The World is not Enough (BREXIT)
Updated: Apr 9, 2019
Back in 1997, Pierce Brosnan was looking for a GPS decoder in his second James Bond film Tomorrow Never Dies after destroying a giant satellite in his first film Goldeneye.
The World was almost not Enough for 007 in 1999 but now England has decided to leave Europe Another Day and it looks like not even James Bond can save the day.
As England prepares to crash out of the European Union as the world celebrates International Day of Human Space Flight on April 12th, let's celebrate Yuri Gagarin's 1961 achievement as well as America's first flight of the Space Shuttle Columbia OV-102 that came coincidently, 20 years later in April 1981.
Infighting never helped 006 and 007 resolve anything and now England is standing at the precipice, getting ready to jump and losing a sattelite is probably the last thing on their mind as parliament continues to fight amongst themselves.
Let's give the United Kingdom the space they want but the question is, how much space will they want and how much space will the world give them?
I am of course talking about room for satellites in space in what sounds like a job for James Bond but Commander Bond can't blow anything out of space just yet as England has invested heavily in the European Space Agency's satellite development.
While visiting an ESA Test Centre, I was told that England had insisted that only European countries would be able to access the sensitive satellite information but then decided to leave Europe altogether.
Their investment seems wasted but don't worry Great Britain can always build their own system which they estimate will cost between £2- £5 billion.
This satellite system similar to the American GPS network is vital for all kinds of commercial and military activities but Britain seems determined to pull the plug and start from scratch and here is the problem. Europe operates a satellite system and England has helped finance that project but is there any space for a second system? Seriously, how do you justify additional satellites floating around Earth's orbit and how do you justify the expense?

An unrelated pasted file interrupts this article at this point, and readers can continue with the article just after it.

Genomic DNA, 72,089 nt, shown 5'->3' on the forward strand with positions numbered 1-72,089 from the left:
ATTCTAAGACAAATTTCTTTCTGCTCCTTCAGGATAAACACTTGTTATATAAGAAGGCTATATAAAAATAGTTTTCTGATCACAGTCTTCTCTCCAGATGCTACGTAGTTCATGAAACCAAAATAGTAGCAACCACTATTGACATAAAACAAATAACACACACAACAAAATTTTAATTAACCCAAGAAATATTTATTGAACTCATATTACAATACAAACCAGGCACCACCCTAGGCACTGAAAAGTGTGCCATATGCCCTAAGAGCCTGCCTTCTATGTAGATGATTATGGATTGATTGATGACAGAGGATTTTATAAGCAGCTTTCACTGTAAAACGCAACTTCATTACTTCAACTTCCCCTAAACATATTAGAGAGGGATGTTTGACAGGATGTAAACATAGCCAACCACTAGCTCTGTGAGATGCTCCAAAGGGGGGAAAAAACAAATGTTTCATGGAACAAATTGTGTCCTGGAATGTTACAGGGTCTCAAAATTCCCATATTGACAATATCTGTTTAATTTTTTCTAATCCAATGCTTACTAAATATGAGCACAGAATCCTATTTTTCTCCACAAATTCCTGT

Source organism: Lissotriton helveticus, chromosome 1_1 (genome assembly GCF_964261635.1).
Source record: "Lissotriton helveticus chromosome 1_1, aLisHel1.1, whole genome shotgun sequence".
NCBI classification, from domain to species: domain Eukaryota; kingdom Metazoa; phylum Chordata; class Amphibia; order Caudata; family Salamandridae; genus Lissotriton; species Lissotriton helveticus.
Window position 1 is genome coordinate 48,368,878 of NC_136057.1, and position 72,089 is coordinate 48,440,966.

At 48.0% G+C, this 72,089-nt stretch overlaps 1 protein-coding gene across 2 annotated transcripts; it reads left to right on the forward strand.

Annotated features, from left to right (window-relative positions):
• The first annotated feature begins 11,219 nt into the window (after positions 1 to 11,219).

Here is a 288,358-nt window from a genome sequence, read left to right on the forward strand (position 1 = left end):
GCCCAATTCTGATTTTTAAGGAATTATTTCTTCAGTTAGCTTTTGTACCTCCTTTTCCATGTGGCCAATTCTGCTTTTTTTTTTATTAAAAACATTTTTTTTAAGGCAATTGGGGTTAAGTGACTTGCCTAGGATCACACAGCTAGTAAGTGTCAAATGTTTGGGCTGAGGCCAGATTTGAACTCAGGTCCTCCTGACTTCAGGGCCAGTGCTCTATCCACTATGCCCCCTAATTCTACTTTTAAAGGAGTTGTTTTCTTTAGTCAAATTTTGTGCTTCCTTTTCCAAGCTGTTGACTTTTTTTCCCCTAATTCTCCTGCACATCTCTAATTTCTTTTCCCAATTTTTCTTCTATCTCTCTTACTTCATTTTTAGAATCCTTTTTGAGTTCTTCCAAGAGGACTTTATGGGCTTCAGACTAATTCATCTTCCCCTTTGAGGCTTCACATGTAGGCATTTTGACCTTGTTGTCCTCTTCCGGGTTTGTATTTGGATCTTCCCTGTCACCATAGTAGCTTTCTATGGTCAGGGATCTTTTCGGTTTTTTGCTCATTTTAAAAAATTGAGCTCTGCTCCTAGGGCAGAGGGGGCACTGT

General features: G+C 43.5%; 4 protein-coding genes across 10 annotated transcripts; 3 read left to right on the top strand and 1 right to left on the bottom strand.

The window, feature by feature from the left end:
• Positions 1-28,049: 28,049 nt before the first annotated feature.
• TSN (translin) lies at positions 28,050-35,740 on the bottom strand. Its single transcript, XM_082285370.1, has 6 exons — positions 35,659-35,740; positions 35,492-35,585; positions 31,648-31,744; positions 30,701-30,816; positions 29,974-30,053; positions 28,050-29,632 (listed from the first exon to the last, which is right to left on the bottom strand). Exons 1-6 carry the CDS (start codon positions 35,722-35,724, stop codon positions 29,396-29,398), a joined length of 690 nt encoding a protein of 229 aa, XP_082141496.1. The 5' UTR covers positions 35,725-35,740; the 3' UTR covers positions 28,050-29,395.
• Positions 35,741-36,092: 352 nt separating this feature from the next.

Is there any room left up there with Chinese, Indian, European, American and Russian satellite systems? England I believe has invested in American satellites in the past so they should be able to use them but I can't help but think of the James Bond film, Tomorrow Never Dies in which Pierce Brosnan has to find a GPS unit being used by a ruthless Fake News media mogul.
Will England get their GPS system back or will James Bond have to sleep with 27 countries to gain access to the sensitive data? The World is Not Enough for Bond so maybe it is time for 007 to suit up and fight Europe in space or maybe just maybe, the Navan born Pierce Brosnan can get hold of an Irish passport and driving licence and move freely from port to port.
BREXIT might be a Titanic success but even Columbia OV-102 is remembered more for its fatal final journey on February 1st 2003 than it's first flight on April 12th 1981. Over 100 years ago, The Belfast built ship RMS Titanic left Ireland on April 11th 1912 and steamed into history.
SPACE RACE: In the absence of the Space Shuttles, America has had to rely on Russian rockets.